I was humbled in the first ten minutes of being there, I was like, Oh my God, this is not like Michigan, these are the smartest people ever, I have got to be working here. Whereas Apple was still making computers, these people were making the next form of a Mac! It was the iPhone, fourteen years too soon. It had a touch screen, it had an LCD, it was not pocketable but it was portable—the size of a book. It had e-mail. It had downloadable apps. It had shopping. It had animations and graphics and games. It had telecommunications—a phone, a built-in modem. I was like, I want to go with them, where they are making this stuff from scratch. I can be part of it.

Fred Davis, sur le rôle du Macintosh dans la transformation du monde de l’édition :

Desktop publishing was the killer app for the Macintosh. It fueled an explosion of people buying Macintoshes just to have the LaserWriter—which cost $6,000, by the way. That is the most anyone in the personal computer industry had ever charged for a printer. People bitched about the price. But the Apple LaserWriter could do real typography and allow you to create camera-ready copy from a device that cost a tiny fraction of what a big printing press cost. This was a whole new thing in publishing. It was a whole new underground culture, which was the Mac culture.

Heather Cairns, sur Facebook :

We didn’t have a business plan, and they would tell me that their actual mission statement was “to rule the Earth.” I’m thinking, Well, whatever you want, just make sure to sign my check and I’ll go on my way when it crashes and burns in a couple of years.

Tony Fadell, sur la conception de l’iPod :

For the final option, which a bunch of us thought was the best option, I made a Styrofoam model, with laser printouts of what I thought would be the right interface and everything, and then weighted the model so it felt about the right size and everything… I then had all the little blocks that would go inside, because I wanted to show that this was real enough. So I showed it to him. He picked it up and he was like, “Okay,” but then he said, “But I do not think this is the right user interface for it.” And then Phil goes, “Can we tell him?” and Steve looks at me and goes, “Yeah, we can trust him.” Because they were all Apple employees except me. I was a consultant. So Phil Schiller runs into Steve’s office, picks out a device, and has the device in his hand and says, “See that? Look at that wheel. We want something like that on it. Do you think you can do that?”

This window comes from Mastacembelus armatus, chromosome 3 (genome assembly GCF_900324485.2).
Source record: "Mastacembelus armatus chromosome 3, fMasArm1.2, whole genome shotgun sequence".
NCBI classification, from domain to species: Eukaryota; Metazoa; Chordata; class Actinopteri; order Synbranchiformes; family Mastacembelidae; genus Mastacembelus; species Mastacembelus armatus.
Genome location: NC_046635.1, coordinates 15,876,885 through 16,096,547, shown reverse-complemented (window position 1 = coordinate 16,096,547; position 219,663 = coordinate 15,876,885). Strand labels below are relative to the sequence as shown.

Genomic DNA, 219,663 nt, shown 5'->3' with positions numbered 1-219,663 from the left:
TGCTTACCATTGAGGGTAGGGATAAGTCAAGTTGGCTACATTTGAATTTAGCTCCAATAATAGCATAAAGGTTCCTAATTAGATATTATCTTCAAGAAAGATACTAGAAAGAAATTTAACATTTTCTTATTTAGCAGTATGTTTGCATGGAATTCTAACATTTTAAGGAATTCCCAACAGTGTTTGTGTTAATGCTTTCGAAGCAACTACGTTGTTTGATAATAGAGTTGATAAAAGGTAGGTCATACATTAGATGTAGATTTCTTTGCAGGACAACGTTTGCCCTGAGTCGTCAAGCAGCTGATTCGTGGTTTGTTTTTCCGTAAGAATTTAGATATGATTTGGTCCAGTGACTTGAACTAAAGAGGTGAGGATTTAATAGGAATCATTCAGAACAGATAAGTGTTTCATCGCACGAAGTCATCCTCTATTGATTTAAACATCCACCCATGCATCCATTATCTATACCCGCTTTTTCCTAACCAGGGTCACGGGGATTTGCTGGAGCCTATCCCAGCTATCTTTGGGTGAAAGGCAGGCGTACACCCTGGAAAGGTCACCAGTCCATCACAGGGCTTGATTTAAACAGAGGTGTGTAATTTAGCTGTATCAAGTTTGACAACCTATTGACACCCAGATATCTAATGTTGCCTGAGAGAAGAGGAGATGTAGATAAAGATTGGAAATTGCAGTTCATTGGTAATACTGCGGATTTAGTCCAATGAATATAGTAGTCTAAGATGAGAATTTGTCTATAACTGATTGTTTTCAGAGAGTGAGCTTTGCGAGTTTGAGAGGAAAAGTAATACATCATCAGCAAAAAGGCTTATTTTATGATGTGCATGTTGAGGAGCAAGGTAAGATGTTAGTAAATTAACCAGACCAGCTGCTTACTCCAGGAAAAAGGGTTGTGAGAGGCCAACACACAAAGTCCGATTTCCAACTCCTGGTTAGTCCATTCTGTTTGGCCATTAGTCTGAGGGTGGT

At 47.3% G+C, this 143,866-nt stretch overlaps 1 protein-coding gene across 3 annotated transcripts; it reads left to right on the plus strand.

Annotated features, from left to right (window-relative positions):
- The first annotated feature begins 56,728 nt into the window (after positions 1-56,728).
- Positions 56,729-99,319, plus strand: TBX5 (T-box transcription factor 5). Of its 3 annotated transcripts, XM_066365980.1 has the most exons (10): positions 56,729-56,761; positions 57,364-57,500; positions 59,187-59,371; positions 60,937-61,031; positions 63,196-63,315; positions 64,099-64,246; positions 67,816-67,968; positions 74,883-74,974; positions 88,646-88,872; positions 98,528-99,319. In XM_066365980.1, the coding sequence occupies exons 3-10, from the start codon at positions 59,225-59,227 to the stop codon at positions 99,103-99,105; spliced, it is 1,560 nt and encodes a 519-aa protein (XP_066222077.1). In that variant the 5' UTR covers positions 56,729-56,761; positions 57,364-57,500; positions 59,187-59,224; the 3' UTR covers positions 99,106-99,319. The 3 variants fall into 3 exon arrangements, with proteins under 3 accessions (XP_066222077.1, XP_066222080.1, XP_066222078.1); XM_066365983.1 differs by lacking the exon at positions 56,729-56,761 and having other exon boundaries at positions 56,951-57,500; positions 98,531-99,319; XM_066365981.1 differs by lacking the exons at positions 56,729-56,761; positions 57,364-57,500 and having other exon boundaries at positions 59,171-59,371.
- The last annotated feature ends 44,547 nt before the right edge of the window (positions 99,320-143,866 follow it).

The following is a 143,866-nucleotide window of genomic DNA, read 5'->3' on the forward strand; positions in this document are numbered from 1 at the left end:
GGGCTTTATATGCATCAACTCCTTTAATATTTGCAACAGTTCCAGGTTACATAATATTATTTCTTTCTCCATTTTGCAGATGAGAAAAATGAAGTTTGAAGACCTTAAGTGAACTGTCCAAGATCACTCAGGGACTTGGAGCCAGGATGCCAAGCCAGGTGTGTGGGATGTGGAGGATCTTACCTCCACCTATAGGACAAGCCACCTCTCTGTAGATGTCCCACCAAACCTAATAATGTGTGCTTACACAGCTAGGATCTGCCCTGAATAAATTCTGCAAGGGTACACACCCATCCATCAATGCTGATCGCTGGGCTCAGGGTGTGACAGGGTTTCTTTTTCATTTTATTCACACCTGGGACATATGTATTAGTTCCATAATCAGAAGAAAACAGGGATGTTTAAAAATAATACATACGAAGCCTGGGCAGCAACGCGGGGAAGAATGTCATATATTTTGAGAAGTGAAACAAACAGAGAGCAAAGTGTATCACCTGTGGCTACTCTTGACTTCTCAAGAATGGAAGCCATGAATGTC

Mike Slade, sur le même sujet :

Phil had a Bang & Olufsen remote, because Phil was one of those guys with Bang & Olufsen stuff all over his house, and he brought in the remote and showed us the scroll wheel, which Bang & Olufsen never patented, by the way, and I remember being there going, “You’re right, this is cool, this is a really cool user interface.”

Andy Grignon, sur le même sujet :

So some friends of ours from Apple reached out. They said, “Hey, we’re making this new thing, and we’d like to see if we could use your software. Can you make us an example application?” And we were like, “All right, what do you guys want?” They were like, “Just a sample MP3 player.” I’m like, “Great!” So we whipped up a sample MP3 player app. But what was funny was we didn’t know what we were building! We never saw the form factor. We never saw anything. It was just “make your stuff work” and that was it. Obviously it was an iPod, right? But we just made a sample app. And to this day in every iPod that’s ever shipped, “TMP3SampleApp” is what gets launched when you turn on your iPod.

Wayne Goodrich, sur le même sujet :